Antec High Current Pro Platinum 1000 W 5

Antec High Current Pro Platinum 1000 W Review

Packaging, Contents & Exterior »


Antec HCP-1000 Features & Specs
Max. DC Output1000W
Efficiency80 PLUS Platinum
Operating temperature0°C - 50°C
ProtectionsOver Voltage Protection
Under Voltage Protection
Over Current Protection
Over Power Protection
Over Temperature Protection
No Load Protection
Brown-Out Protection
Surge & Inrush Protecion
Short Circuit Protection
Cooling135 mm Double Ball Bearing Fan
Dimensions150 mm (W) x 86 mm (H) x 190 mm (D)
Weight2.2 kg
ComplianceATX12V v2.31, EPS 2.92
Warranty7 years
Price at time of review (exc. VAT)$259.99

Finally a High Current Pro PSU with Platinum efficiency! This means that Delta (who manufactures the PSU for Antec) did its magic again and released a new platform. From the available protections you will see that this unit has all of them, including the No Load Protection, which usually is not utilized in modern PSUs since it may interfere with the C6 power state where the CPU can totally shut itself off, in order to minimize energy consumption. Brown Out Protection protects from low operating voltages while Surge & Inrush Protection protects the unit from spikes coming from the power grid and large inrush currents which occur during the startup phase of the PSU, while the APFC capacitors still charge. The peak inrush current in these cases can reach very high values so usually an NTC thermistor is used to drastically suppress it. Unlike to the HCP-1200, the new Platinum unit uses a top mounted, 135mm fan which is provided by Delta. Also the PSU's dimensions are bigger than the 1200W model since it is 10mm longer. Moreover it is compliant with the most recent ATX and EPS specifications and its warranty is set to seven years. Last but not least, the price is exactly the same as its direct competitor, the top performing Seasonic Platinum-1000.

Antec HCP-1000 Power Specs
Max. Power25A25A40A40A40A40A3A0.5A
Total Max. Power1000W

There are four +12V rails, which have a rather high OCP trigger point so there won't be any problems with power hungry VGAs. Minor rails combined power is set at 130W, a sufficient power level for every modern system. Finally the 5VSB rail has only 0.5A more power than the usual we see nowadays. In a 1kW unit we would like to see at least 4A max power on this rail.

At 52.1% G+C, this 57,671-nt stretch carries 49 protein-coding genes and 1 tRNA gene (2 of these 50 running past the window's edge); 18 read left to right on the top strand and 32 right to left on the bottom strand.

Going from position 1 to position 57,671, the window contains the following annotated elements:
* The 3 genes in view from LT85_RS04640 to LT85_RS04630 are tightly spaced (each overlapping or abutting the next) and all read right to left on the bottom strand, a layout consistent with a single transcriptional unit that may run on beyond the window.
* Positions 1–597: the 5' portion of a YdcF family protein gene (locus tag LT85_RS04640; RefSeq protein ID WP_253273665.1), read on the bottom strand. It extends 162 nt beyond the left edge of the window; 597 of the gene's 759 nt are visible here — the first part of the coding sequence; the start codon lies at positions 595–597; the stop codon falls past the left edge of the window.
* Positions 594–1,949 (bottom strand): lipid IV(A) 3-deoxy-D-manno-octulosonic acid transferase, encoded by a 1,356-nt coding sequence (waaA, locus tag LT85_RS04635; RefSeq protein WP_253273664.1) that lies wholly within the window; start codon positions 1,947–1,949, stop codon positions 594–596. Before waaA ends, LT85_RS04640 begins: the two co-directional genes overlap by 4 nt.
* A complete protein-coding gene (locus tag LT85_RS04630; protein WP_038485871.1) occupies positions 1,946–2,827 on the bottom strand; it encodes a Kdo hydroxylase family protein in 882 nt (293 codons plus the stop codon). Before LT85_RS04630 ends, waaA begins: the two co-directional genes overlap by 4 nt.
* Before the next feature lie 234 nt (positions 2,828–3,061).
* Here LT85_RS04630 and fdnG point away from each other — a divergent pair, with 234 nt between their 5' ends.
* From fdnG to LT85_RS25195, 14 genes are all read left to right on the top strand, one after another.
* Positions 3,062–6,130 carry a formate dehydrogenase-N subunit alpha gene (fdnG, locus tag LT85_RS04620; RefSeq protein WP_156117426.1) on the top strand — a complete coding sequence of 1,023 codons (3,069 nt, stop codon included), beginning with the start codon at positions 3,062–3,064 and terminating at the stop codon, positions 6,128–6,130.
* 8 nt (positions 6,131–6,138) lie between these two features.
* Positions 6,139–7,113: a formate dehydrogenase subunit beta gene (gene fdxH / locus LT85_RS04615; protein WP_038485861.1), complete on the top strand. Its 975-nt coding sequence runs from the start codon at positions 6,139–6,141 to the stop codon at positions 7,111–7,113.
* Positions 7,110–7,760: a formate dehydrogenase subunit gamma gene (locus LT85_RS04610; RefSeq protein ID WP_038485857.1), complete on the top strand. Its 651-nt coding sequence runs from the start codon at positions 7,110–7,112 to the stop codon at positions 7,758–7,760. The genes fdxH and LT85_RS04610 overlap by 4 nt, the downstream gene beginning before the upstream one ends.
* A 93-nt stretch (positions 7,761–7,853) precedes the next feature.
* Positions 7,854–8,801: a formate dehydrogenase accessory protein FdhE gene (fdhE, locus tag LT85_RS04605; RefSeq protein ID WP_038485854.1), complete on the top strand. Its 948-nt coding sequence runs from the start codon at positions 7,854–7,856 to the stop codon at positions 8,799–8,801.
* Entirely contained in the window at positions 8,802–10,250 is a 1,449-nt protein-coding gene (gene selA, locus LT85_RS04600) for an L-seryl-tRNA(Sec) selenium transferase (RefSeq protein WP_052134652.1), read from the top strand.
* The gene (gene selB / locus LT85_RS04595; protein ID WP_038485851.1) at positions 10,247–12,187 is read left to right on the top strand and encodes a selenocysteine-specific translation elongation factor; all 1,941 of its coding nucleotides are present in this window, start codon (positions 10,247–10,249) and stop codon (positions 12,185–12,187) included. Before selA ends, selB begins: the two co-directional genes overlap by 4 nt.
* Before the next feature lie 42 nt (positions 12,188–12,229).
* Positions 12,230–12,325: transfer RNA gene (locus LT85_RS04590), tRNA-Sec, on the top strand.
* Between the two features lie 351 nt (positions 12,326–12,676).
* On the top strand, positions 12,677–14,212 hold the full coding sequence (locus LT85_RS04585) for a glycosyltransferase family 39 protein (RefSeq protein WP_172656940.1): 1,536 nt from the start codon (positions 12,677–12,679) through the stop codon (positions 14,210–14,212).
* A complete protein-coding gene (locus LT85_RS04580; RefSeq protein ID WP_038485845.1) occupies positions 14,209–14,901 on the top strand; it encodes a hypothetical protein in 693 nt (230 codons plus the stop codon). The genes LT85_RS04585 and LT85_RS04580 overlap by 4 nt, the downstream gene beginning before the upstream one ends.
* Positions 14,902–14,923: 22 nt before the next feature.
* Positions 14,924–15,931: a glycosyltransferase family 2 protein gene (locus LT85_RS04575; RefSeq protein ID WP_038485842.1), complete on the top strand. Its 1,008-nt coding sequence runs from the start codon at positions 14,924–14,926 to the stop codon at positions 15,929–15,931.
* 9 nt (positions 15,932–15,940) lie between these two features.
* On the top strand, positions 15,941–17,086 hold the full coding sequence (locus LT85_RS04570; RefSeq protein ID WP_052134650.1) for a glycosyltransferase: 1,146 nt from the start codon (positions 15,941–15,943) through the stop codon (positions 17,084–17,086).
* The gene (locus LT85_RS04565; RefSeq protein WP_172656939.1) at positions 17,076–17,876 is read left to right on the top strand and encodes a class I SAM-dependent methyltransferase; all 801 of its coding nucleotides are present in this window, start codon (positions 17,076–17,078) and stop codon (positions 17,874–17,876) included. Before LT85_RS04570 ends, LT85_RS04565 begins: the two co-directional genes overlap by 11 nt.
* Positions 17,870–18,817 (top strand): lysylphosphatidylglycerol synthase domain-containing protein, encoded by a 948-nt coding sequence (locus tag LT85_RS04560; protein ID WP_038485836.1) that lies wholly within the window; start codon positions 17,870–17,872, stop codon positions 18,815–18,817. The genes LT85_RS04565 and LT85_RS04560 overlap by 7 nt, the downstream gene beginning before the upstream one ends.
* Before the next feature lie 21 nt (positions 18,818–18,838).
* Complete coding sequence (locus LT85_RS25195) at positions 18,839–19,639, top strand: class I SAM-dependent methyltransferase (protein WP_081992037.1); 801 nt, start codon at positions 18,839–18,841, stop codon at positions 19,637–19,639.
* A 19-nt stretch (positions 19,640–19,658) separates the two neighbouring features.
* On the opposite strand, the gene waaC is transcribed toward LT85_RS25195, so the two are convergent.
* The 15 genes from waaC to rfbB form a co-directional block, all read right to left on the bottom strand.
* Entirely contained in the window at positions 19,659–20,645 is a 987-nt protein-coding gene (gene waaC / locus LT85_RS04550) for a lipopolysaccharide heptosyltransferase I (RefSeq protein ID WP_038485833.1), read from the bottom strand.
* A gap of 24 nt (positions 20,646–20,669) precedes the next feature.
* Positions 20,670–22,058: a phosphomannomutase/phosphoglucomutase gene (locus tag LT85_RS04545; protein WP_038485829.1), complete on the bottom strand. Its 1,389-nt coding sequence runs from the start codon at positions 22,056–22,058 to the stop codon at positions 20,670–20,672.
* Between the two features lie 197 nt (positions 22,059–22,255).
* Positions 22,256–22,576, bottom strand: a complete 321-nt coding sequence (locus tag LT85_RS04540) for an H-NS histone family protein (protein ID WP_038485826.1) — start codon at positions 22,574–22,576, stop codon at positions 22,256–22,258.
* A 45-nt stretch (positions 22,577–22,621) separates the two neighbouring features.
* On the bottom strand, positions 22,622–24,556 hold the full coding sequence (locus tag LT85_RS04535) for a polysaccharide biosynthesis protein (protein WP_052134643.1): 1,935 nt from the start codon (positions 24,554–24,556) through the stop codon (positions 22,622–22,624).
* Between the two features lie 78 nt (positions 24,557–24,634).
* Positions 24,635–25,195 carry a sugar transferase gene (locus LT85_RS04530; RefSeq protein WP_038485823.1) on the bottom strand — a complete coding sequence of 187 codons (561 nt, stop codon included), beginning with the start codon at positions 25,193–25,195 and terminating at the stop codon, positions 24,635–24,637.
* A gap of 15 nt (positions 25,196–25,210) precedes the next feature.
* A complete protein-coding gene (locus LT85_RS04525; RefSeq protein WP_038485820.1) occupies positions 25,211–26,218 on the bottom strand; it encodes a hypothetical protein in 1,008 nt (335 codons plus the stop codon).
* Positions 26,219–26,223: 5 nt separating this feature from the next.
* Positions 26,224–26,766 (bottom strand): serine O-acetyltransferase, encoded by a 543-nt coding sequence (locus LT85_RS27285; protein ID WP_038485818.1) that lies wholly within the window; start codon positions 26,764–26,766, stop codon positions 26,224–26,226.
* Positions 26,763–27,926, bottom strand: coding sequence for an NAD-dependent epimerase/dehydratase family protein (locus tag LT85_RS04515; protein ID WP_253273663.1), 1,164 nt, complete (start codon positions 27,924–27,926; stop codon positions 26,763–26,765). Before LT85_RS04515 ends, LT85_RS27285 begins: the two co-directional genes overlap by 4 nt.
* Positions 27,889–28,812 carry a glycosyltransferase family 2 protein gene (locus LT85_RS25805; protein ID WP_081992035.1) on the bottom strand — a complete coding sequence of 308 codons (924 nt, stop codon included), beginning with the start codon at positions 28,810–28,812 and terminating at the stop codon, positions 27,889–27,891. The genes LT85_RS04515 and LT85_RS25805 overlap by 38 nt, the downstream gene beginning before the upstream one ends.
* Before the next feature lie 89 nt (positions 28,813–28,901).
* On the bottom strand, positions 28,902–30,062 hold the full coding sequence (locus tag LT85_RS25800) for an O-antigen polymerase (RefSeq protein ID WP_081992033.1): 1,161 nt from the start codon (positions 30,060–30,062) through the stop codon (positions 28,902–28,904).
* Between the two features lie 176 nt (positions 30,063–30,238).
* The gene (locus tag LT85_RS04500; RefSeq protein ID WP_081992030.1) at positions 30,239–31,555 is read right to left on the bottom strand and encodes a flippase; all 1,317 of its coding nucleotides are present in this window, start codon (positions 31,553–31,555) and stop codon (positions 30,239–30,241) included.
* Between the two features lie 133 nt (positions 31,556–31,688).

Cables & Connectors, Power Distribution

Modular Cables
ATX connector (550mm)24 pin
8 pin EPS12V (650mm)1
4+4 pin EPS12V/ATX12V (650mm)1
6+2 pin PCIe (540mm+100mm) 2
6+2 pin PCIe (550mm+140mm) 4
4 pin Molex (550mm+150mm+150mm)3
4 pin Molex (550mm+150mm+150mm) / FDD (+150mm)3 / 1
SATA (540mm+140mm+140mm)9

In total there are six PCIe and two EPS connectors with all being available at the same time and still one 16pin socket is left free so there is room for extra cables/connectors. The number of SATA connectors is not so high, compared to other 1kW units, but we think that it will cover most scenarios. The available 4pin Molex connectors are enough for today's needs since they are mostly used for fans, water cooling pumps and other accessories and not to power drives. The main ATX connector would be better if it had additional 50mm length while all other cables have adequate length and the distance among all connectors is sufficient. Finally, all connectors use 18AWG gauge which is the recommended wire size, by ATX spec.

Power distribution is versatile, something good if you know what you are doing and the opposite if you don't. The 12V1 rail feeds all peripheral cables, some pins of the main ATX connector and can also power one PCIe or one EPS connector. The 12V2 rail powers the remaining pins of the main ATX connector and one PCIe or one EPS connector (as we state later on this paragraph you should prefer to power an EPS connector through this rail). The third 12V rail feeds half the pins of the middle, bottom, red socket and half the pins of the far right red sockets. The 12V4 rail feeds the remaining pins of the red sockets. Quite confusing power distribution, isn't it?
Since there is only one PCIe cable with a 16pin connector is better to choose to connect it to a socket which feeds from rails that do not power any of the two EPS connectors at the same time. The other two PCIe cables have an 8pin connector and the same number of available connectors (two). If you need only one EPS connector is better to connect it to the right side of the bottom left red socket and use 12V3 and 12V4 for the PCIe connectors. If you need an additional EPS connector then use the left half of the bottom left red socket. The photo above explains all that, so better take a good look at it. Finally even with all PCIe and EPS cables installed there is one full red socket free, so if you purchase additional cables you can have up to eight or more PCIe connectors available.
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